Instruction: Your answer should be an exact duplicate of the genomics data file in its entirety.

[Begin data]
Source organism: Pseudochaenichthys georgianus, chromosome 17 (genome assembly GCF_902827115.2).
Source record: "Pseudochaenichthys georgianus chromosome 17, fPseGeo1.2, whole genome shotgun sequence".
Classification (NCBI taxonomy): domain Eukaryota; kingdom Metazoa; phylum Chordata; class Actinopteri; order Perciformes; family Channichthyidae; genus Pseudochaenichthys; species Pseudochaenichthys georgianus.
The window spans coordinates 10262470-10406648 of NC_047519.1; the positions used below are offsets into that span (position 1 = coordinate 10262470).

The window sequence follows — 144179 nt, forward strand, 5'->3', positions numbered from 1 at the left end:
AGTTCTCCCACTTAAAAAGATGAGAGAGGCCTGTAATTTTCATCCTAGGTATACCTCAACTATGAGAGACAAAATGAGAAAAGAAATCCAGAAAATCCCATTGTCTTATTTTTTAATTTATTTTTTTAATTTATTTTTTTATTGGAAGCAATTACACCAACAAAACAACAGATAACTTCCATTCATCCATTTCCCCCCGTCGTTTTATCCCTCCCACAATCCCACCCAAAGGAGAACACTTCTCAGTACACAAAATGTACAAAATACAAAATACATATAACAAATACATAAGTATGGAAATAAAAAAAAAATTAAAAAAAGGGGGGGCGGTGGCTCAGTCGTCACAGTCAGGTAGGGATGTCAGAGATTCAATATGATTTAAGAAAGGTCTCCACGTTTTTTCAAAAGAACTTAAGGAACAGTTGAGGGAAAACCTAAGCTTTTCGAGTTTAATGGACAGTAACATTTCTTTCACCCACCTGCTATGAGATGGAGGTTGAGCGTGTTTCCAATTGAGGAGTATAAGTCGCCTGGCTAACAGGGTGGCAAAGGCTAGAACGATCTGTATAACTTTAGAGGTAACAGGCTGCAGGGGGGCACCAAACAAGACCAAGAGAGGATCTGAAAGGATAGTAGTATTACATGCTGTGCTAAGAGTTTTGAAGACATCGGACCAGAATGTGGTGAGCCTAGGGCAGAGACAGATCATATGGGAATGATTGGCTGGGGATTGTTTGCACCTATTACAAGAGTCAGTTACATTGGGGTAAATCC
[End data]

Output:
Source organism: Pseudochaenichthys georgianus, chromosome 17 (genome assembly GCF_902827115.2).
Source record: "Pseudochaenichthys georgianus chromosome 17, fPseGeo1.2, whole genome shotgun sequence".
Classification (NCBI taxonomy): domain Eukaryota; kingdom Metazoa; phylum Chordata; class Actinopteri; order Perciformes; family Channichthyidae; genus Pseudochaenichthys; species Pseudochaenichthys georgianus.
The window spans coordinates 10262470-10406648 of NC_047519.1; the positions used below are offsets into that span (position 1 = coordinate 10262470).

The window sequence follows — 144179 nt, forward strand, 5'->3', positions numbered from 1 at the left end:
AGTTCTCCCACTTAAAAAGATGAGAGAGGCCTGTAATTTTCATCCTAGGTATACCTCAACTATGAGAGACAAAATGAGAAAAGAAATCCAGAAAATCCCATTGTCTTATTTTTTAATTTATTTTTTTAATTTATTTTTTTATTGGAAGCAATTACACCAACAAAACAACAGATAACTTCCATTCATCCATTTCCCCCCGTCGTTTTATCCCTCCCACAATCCCACCCAAAGGAGAACACTTCTCAGTACACAAAATGTACAAAATACAAAATACATATAACAAATACATAAGTATGGAAATAAAAAAAAAATTAAAAAAAGGGGGGGCGGTGGCTCAGTCGTCACAGTCAGGTAGGGATGTCAGAGATTCAATATGATTTAAGAAAGGTCTCCACGTTTTTTCAAAAGAACTTAAGGAACAGTTGAGGGAAAACCTAAGCTTTTCGAGTTTAATGGACAGTAACATTTCTTTCACCCACCTGCTATGAGATGGAGGTTGAGCGTGTTTCCAATTGAGGAGTATAAGTCGCCTGGCTAACAGGGTGGCAAAGGCTAGAACGATCTGTATAACTTTAGAGGTAACAGGCTGCAGGGGGGCACCAAACAAGACCAAGAGAGGATCTGAAAGGATAGTAGTATTACATGCTGTGCTAAGAGTTTTGAAGACATCGGACCAGAATGTGGTGAGCCTAGGGCAGAGACAGATCATATGGGAATGATTGGCTGGGGATTGTTTGCACCTATTACAAGAGTCAGTTACATTGGGGTAAATCC